Discussion in 'Forced Induction Mopar' started by kittypancake, May 3, 2012.
What are the pluses and minuses of each system?
Draw thru: Pro- You can just bolt on the carb and go (no mods like solid floats, etc) basically its as easy as a simple roots type blower. Bolt it all on and play (minus all the little things) Atomizes fuel better you can use a mechanical fuel pump for low boost. Cons- Cannot use an intercooler Gasoline will eventually wash out the bearings within the turbo (from word of mouth) Turbos are normally located on top of the intake. cannot use bov Blow thru: Pro- Most people use blow thru so there are lost of resources for advice/tips Turbos can be mounted anywhere Can use higher boost due to the intercooler Cons- Pain in the As* to tune Must use electric fuel pump The carb needs quite a few mods Im sure I missed a BUNCH of stuff but thats just what came to mind at the moment
I built & delivered hundreds of draw through V8 systems before 1980. Don't spread BS about turbocharger bearings. A Draw through system will NOT damage a turbocharger bearing. We only had to warranty one turbocharger, and that turned out to be a blocked oil drain from a bad customer install. The turbocharger can be located in any location on a draw through system. Any type of system needs to locate the turbo above the liquid level in the oil pan for gravity drain back of the oiling system. Some people have used scavenge pumps, but this is usually not necessary with a little planning. A "BOV" is not necessary on draw through systems. When you close the throttle the compressor runs into vacuum & keeps spinning with very little load. No need for the stupid duck call dumping turbine energy. True, you can't run an intercooler on a draw through system. We never found it necessary for street systems with 1.8:1 pressure ratios & pump gas. I never had a blow through system I was happy with. All of them had metering issues, especially in transition. Slobbering rich, bowls overfilling when the pressure regulator could not reduce pressure, leaking fuel like a lawn sprinkler, etc. I had an AK Miller install that was a turd on the street - his response was that it was "great at WOT". Yeah, ok. I hear people say they have a blow through that runs great. I have yet to see one you could drive in traffic. B.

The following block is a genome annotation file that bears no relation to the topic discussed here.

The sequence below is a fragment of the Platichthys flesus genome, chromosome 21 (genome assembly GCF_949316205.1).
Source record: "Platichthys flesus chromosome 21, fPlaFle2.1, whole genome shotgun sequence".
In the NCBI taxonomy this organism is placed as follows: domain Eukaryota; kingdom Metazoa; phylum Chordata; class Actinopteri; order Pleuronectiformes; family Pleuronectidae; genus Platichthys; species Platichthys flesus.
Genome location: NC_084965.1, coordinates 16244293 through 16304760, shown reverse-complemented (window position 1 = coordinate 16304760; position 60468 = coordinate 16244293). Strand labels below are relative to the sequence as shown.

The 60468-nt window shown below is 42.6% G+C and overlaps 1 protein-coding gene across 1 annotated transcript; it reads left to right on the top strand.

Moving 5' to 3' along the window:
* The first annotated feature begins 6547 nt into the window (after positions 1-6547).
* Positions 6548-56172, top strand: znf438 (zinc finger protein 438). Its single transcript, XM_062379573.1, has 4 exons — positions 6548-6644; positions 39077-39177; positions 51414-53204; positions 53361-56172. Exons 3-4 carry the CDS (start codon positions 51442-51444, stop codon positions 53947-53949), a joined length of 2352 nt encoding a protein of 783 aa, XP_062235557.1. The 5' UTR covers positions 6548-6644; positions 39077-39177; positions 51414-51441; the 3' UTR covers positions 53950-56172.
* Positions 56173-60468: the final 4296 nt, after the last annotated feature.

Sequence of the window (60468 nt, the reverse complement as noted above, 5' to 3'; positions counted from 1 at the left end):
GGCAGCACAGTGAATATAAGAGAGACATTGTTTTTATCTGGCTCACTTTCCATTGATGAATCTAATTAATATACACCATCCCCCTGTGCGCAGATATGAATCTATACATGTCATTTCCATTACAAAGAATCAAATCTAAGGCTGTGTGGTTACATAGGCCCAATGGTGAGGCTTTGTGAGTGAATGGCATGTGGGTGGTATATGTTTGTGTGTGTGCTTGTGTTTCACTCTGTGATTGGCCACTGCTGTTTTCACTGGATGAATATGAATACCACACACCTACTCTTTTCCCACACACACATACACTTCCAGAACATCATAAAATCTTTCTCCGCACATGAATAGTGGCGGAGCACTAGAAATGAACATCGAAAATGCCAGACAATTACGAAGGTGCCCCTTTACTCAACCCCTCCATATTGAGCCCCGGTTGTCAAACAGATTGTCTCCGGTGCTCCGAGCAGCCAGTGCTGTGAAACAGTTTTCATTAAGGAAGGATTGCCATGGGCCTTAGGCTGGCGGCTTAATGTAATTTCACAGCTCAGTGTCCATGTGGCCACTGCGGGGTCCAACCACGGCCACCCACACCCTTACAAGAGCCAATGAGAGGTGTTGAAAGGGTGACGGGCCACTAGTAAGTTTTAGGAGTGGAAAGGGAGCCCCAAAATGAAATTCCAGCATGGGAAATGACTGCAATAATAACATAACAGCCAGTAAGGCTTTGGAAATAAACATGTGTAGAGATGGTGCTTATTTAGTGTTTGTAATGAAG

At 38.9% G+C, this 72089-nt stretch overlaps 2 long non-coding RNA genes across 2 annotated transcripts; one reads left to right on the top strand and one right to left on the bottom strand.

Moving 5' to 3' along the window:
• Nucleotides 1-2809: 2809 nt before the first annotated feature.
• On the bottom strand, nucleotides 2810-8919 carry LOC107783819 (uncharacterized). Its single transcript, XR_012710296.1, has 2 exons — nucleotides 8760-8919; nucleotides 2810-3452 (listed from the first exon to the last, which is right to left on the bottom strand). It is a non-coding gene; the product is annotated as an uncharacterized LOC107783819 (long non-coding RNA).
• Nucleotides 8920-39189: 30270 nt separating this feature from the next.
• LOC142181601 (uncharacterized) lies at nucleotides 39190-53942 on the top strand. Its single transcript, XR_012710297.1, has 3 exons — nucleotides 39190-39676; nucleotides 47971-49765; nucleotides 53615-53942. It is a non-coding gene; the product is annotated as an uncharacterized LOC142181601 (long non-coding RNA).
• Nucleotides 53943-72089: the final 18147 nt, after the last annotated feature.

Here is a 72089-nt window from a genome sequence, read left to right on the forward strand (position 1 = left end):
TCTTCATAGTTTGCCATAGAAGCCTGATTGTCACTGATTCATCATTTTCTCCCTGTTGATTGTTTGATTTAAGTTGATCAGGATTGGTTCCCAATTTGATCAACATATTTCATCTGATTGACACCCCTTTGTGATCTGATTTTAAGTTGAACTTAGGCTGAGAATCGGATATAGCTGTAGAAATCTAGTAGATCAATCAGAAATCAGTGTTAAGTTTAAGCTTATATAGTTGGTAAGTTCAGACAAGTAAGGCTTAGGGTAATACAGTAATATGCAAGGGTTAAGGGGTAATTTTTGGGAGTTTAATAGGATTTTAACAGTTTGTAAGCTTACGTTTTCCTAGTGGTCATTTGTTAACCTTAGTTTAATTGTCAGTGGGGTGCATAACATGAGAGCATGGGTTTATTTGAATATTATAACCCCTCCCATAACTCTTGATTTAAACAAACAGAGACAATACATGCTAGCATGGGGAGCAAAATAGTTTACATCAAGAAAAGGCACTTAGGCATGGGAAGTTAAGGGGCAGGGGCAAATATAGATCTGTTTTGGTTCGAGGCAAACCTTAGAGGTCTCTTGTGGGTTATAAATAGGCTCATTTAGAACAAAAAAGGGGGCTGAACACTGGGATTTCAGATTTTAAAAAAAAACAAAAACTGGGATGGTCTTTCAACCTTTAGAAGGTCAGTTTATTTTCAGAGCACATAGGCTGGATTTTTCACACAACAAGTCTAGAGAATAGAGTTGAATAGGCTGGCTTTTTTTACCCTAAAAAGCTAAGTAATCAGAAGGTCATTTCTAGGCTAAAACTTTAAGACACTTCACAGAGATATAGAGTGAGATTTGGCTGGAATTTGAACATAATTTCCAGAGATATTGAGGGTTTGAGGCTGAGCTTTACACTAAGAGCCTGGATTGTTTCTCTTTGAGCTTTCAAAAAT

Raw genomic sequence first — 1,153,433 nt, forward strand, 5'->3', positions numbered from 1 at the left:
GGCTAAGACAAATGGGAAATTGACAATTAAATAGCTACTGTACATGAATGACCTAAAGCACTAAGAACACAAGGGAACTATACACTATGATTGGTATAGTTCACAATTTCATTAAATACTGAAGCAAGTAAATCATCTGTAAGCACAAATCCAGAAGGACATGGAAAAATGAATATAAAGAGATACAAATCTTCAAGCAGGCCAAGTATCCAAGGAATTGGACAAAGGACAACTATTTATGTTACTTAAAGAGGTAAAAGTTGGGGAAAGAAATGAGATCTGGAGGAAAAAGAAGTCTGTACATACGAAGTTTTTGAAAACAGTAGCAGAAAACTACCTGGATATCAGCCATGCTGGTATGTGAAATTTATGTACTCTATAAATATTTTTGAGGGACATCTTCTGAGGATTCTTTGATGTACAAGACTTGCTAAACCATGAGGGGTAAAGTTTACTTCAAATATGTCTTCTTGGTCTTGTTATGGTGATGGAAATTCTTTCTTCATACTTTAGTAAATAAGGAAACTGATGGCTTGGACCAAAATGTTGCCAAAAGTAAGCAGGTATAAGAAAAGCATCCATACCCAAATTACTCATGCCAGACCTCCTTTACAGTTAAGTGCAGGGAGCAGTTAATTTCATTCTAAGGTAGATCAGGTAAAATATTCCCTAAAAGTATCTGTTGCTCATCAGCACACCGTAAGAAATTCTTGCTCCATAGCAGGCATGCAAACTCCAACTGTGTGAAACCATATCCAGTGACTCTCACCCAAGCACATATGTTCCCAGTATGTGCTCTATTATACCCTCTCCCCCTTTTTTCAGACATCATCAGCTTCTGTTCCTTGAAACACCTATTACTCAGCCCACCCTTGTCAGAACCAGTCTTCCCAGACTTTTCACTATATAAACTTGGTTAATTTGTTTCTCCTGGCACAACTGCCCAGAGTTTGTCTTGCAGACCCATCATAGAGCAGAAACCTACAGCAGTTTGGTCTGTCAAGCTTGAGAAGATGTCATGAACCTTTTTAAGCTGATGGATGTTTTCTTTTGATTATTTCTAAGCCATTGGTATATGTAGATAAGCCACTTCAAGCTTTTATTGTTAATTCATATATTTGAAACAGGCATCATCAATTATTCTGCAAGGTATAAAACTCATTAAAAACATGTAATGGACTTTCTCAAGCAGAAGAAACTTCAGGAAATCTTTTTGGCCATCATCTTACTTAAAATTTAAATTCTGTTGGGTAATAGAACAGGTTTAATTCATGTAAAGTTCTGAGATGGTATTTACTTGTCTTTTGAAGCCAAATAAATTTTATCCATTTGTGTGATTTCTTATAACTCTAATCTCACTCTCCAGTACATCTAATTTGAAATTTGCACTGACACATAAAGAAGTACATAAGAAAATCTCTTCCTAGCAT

Can you explain 1.8:1 pressure ratio for me?
Ive never seen a draw through support more than 600 hp..
Which is more streetable? I don't need anywhere near 600hp!
Gale Banks did it for years. My buddy has a 440 out of an old motorhome with his setup on it. Due to the size of the turbo it is very limited on power. You would have to cut a hole in your hood too.
There are two things you need to know when you are looking at a compressor map, pressure ratio & flow. The pressure ratio is the ratio between atmospheric pressure and your desired manifold pressure. To calculate it you would take atmospheric pressure (usually 14.7 psi unless you live in Denver) and add the desired boost pressure. Then divide by atmospheric pressure. So 8 pounds of boost + 14.7 = 22.7 Divided by 14.7 = 1.544 That would be a 1.544 pressure ratio. Turbocharger compressors are rated in mass flow. Usually pounds of air per minute. There is a fairly close relationship between mass flow & horsepower. Plenty of calculators out there to help with that. For an arbitrary target of 400 horsepower, you will need 44 pounds of air per minute. Boost & engine displacement can change, but the mass flow will still be 44 lbs per minute. A 318 with 9psi of boost or a 225 /6 with 19psi - both 44 lbs per minute mass flow. When you look at a compressor map, there will be pressure ratios on one axis, and flow in pounds per minute on the other. Where those lines cross is where you wind up on the map. B.
That was done for a reason. We did 440 motorhome systems as well. The single turbo setup was sized for about 7psi, which kept the 440 alive. We could have made more power, but in a vehicle like that you can hold the pedal on the floor for long periods of time. Even a 440 has it's limits. That 440 with no intercooler & stock pistons / smog cam from 1978 would make 500 horsepower @ 7psi. Push a stock 440 to 500 hp on the road for half an hour and it sort of heats the oil up. The 727 is not real happy about it either. We would beat on them that hard on the Baker grade - 32 foot coach with 24 feet of trailer behind it. B.